We tend to overconsume things that have no monetary cost.
In economics, we call this the “free rider problem” where consumers do not value the inherent costs and benefits of things that are free.
Think about it yourself, what is the cost of the street you live on, or the streetlamps that light them in night-time hours?
It’s hard to ascribe a value because they’re free to use – sure we pay for them in other ways – but we don’t know the specific dollar cost.
This is the same with financial markets brokerage costs.
When Robinhood came into existence, it wasn’t charging commissions on trading and many were critical of their business model – how would they make money?
But then they opened millions of new accounts and their competitors lost business hand over fist, which caused them to lower their own commissions in order to compete.
We saw this happen in 2019 when TD Ameritrade and Charles Schwab – two large US retail equity brokers – lowered their commissions to $zero.
At this point, it is worth mentioning that for retail equity brokers, commissions are only a small part of their revenue. A large portion of an online broker’s revenue comes from net interest on deposits (that’s gone now with 0% cash rates), securities lending fees (they take a margin in lending equities to short sellers), margin on derivative users and to a lesser extent, revenue from larger, institutional prime brokers for their order flow.
This last point is the most interesting as Robinhood isn’t executing the trades you place through their platform into the market, they’re outsourcing these orders to third parties (i.e. Citadel), who are remunerating them for this business.
As an investor, Robinhood sounded like a great deal, unless one also weighs the behavioural impacts of free commissions.
Like a flash mob from the 00’s, the subreddit of r/WallStreetBets utilised the free commissions en masse, buying stocks like GameStop (NYSX:GME) and other heavily shorted US equities.
This retail trading quickly became international news as GameStop shot up 1914% in a 10-day period.
Let us be clear – none of this would’ve happened if trading commissions were higher, say $10 USD or more.
These WallStreetBet members were buying single or even fractional shares (less than 1 share), which wouldn’t have made economic sense if brokerage was a factor.
Take, for example, buying a single share of GME at $5/share when the brokerage is $8?
This wouldn’t happen. The stock would need to rally 160% before you made any gains, and then you’d need to factor in another $8 cost to sell, requiring at least +320% returns to break-even.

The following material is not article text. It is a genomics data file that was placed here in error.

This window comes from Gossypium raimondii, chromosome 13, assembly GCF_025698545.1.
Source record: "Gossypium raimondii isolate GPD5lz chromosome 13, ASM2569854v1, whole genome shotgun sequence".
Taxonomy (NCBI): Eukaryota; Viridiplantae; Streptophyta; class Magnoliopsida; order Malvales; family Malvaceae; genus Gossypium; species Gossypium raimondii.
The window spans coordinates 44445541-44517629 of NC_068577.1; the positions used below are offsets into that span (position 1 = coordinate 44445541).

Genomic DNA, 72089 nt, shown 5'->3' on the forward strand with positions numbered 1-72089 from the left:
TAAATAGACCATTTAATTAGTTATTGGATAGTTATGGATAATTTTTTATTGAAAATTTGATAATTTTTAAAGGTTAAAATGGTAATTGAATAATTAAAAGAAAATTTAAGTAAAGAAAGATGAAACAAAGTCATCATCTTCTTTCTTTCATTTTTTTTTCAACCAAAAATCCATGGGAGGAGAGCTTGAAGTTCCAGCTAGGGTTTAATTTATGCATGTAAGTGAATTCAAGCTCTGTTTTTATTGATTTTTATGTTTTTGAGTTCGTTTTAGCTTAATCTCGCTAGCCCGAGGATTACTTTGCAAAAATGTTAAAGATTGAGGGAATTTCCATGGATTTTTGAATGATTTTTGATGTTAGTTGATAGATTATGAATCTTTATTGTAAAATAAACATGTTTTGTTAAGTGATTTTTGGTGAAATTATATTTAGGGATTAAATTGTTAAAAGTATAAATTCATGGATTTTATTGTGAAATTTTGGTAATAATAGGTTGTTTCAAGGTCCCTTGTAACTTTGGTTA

As a second order effect, it would’ve been unlikely to see such rapid-fire trading to drive the stock price up so quickly towards $500 USD/share.
One thing that we need to be aware of is that financial markets react far faster in the current technological, internet age than they ever have before.
The below chart is a random 400 milliseconds sample of trading that took place on 25-Jan-2021.
What you should glean from this is that the stock rallied over 2% in the “amount of time it takes your visual cortex to form an image from your retina.”
No one can make a trading decision this quickly to buy into that speed-of-light 2% rally.
This was a LOT of people putting through trades at similar times, all to buy, and the price popped upwards!
Coming back to my original premise, retail investors wouldn’t trade as quickly and frequently if they had to pay commissions, which is an opportunity for investor education.
Investing involves risk – often considerable risk – that is not easily understood and probably not well-enough understood by the echelons of young retail investors who are trying to bank profits over single stock purchases to buy chicken tenders (“tendies”). Not kidding, it’s quite a funny meme.
This investment education opportunity is there for those able to teach the newest generation of investors, Millennials, personal finance skills, valuation, buy-and-hold strategies and thematic investing. Trading may also have its place as a form of risk management, but day-trading stocks is likely a short term aberration for a few, rather than a viable long-term strategy to ascertain “A Millie”.
Looking Back to Look Forward
George Santayana wrote in The Life of Reason: Phases of Human Progress (1905-1906) that
“Those who cannot remember the past are condemned to repeat it.”
This phrase will likely remain relevant for our entire lifetime, and in this instance, has the obvious analogue to the dot-com bubble of 1999, where retail exuberance in the US stock market preceded the NASDAQ’s 80% decline in a violent bear market.
However, this time is different in some respects, r/WallStreetBet “Redditors” are not all trying to make money, many are trying to break the system where the current form of capitalism is the enemy.
This doesn’t mean the end is nigh, as John Maynard Keynes famously quipped, “markets can remain irrational longer than you can remain solvent.”
The views expressed in this article are the views of the stated author as at the date published and are subject to change based on markets and other conditions. Past performance is not a reliable indicator of future performance. Mason Stevens is only providing general advice in providing this information. You should consider this information, along with all your other investments and strategies when assessing the appropriateness of the information to your individual circumstances. Mason Stevens and its associates and their respective directors and other staff each declare that they may hold interests in securities and/or earn fees or other benefits from transactions arising as a result of information contained in this article.